The State Department warned Tuesday that U.S. relations with Guatemala will suffer if the country's former dictator, Efrain Rios Montt, wins presidential elections in that Central American country in November. Mr. Rios Montt's 18-month tenure as military ruler in the early 1980s was marked by severe human rights abuses.
In an unusual move, the State Department has publicly served notice on Guatemala that it would be "difficult" to have a good relationship if Mr. Rios Montt returned to power, while also pointing out that the former general is nominally barred from serving under that country's constitution.
The comments follow a decision last Saturday by the ruling Guatemalan Republican Front party to nominate the former military chief as the party's candidate for president in the national election set for November 9.
Mr. Rios Montt took power in a military coup in 1982 and ruled the country for 18 months, during which the armed forces mounted a "scorched-earth" campaign against suspected leftist insurgents that left thousands of people dead and hundreds of Indian villages in ruins.
A 1999 report by a "truth commission" backed by the United Nations accused Mr. Rios Montt of at least tolerating massacres by soldiers under his command during his tenure as military ruler.
At a briefing for reporters, State Department spokesman Richard Boucher said the United States supports free, fair, transparent and constitutional elections in Guatemala, while noting that Mr. Rios Montt has already been barred from the presidency because of his role in the coup.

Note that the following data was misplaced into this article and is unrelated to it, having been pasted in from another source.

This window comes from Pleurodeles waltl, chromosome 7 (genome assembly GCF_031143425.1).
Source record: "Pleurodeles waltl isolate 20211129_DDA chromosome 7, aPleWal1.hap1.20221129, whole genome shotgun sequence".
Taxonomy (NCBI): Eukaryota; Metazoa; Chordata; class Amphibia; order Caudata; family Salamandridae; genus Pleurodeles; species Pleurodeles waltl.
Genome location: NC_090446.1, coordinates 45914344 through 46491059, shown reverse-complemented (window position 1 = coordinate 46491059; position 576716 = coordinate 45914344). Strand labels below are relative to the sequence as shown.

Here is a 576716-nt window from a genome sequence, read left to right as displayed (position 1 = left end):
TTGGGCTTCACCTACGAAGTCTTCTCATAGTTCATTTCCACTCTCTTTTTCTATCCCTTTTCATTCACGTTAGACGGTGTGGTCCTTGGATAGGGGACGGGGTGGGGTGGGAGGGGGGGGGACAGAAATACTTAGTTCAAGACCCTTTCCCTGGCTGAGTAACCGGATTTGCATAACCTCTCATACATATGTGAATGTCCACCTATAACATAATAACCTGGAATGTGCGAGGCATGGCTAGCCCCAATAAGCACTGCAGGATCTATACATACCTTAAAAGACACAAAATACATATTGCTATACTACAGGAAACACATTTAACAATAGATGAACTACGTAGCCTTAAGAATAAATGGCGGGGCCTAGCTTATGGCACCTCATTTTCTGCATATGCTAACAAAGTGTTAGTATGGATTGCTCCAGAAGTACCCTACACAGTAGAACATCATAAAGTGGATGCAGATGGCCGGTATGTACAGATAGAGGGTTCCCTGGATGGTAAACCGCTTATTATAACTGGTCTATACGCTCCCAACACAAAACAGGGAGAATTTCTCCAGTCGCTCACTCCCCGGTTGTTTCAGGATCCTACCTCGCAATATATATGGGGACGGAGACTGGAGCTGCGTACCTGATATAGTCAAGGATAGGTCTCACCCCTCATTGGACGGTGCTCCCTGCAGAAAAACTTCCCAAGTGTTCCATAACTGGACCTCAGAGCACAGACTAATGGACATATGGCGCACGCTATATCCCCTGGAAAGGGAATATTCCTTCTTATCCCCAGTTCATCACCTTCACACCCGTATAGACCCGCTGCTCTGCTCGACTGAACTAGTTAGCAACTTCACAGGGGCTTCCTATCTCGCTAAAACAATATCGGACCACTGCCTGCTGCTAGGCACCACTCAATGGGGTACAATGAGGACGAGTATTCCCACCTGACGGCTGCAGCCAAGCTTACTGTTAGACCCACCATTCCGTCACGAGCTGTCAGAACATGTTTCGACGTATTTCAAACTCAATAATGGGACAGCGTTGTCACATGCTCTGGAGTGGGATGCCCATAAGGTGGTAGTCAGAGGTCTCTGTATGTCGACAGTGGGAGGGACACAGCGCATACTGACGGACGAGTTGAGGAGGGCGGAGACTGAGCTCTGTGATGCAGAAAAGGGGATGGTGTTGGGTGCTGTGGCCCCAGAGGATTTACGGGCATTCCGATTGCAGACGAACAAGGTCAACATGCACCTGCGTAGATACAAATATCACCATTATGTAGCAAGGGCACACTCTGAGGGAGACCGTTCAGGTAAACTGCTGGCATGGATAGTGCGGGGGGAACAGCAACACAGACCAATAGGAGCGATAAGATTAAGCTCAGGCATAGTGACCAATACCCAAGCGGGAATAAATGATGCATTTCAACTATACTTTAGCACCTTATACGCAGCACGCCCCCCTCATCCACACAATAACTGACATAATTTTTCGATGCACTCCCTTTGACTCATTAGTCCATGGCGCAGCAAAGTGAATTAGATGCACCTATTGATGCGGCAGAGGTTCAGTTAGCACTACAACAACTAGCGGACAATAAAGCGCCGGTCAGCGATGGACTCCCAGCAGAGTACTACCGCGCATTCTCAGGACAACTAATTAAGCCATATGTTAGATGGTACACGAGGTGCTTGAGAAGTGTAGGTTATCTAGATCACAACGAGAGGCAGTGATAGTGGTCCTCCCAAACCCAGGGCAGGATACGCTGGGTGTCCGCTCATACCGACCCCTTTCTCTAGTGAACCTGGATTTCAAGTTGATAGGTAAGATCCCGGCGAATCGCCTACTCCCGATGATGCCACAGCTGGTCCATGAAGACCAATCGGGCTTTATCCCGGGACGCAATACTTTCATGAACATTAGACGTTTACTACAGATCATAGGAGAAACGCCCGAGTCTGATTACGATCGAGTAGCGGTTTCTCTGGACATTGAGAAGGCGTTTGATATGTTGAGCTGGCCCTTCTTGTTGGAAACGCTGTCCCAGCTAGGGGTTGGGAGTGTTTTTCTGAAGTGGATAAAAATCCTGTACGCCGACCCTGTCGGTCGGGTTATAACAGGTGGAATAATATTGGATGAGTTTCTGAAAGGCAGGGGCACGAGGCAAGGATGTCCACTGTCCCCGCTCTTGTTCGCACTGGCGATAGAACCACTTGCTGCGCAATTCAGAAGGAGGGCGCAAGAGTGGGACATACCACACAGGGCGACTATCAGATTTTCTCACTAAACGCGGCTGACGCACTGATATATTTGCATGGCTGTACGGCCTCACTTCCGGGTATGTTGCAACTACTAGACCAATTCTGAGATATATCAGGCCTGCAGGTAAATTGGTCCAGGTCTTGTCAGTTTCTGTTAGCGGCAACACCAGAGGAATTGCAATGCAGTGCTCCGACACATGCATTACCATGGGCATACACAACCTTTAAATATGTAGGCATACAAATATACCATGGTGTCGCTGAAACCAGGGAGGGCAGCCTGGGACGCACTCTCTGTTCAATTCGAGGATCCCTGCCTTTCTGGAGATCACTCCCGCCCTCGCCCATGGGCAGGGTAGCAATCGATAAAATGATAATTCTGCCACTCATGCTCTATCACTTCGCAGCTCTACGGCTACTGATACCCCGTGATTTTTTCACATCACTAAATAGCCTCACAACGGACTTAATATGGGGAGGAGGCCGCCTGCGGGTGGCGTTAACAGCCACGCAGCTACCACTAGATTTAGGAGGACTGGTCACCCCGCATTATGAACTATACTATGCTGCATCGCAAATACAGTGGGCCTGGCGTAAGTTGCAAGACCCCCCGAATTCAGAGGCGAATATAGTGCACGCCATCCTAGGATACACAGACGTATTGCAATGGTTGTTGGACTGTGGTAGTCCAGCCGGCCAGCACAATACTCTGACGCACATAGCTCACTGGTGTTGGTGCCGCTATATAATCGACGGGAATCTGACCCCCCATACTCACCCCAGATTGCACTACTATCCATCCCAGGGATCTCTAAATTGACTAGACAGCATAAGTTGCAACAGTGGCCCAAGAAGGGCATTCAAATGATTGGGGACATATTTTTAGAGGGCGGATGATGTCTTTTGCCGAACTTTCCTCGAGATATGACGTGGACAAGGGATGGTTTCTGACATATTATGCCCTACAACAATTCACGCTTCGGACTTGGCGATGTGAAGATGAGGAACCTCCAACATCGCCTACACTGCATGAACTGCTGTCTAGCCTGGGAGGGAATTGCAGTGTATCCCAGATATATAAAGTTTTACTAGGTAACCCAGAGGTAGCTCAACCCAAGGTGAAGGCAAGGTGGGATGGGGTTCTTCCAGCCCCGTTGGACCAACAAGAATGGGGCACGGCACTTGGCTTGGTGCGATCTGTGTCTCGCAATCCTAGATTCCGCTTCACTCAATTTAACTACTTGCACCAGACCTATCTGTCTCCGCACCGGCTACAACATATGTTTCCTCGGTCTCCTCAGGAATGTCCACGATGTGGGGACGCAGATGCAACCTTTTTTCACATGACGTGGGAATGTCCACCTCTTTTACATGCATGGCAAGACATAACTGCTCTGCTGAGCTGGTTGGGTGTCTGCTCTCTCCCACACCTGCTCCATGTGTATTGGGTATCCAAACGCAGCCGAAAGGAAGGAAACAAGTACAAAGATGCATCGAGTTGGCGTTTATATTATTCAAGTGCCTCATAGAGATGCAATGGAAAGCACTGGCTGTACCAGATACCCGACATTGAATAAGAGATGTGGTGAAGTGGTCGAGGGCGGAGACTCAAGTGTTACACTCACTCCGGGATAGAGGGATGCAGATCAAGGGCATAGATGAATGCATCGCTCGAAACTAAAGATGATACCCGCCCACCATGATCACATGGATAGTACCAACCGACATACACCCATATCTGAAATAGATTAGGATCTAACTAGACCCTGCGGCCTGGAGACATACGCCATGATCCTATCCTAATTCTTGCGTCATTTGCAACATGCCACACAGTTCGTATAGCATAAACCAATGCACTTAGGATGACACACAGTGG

"We would hope to be able to work with, and have a normal, friendly relationship with whoever is the next president of Guatemala," Mr. Boucher said. "Realistically, in light of Mr. Rios Montt's background, it would be difficult to have the kind of relationship that we would prefer. We understand that Guatemala's Constitutional Court has decided on two occasions to bar Mr. Rios Montt from holding Guatemala's presidency, due to a constitutional prohibition denying eligibility for that office to individuals who have taken power through extra-constitutional means."
Mr. Rios Montt founded the ruling party and was elected head of the Guatemalan Congress three years ago. He is a close associate of the current President Alfonso Portillo, who has said he believes Mr. Rios Montt's bid for elected office will not be blocked by the courts this time.
A Rios Montt candidacy would seemingly be precluded by the country's 1986 constitution, which bars any participant in a coup from assuming the presidency and also bars former heads of state from returning to office.
The popularity of the incumbent Guatemalan president, Mr. Portillo, has plummeted amid a sagging economy and charges of corruption involving drug dealers.
In a report to the U.S. Congress in late January, the Bush administration said the Guatemalan government had "failed demonstrably" in fighting the drug trade, though citing U.S. national interests, it waived economic sanctions against it.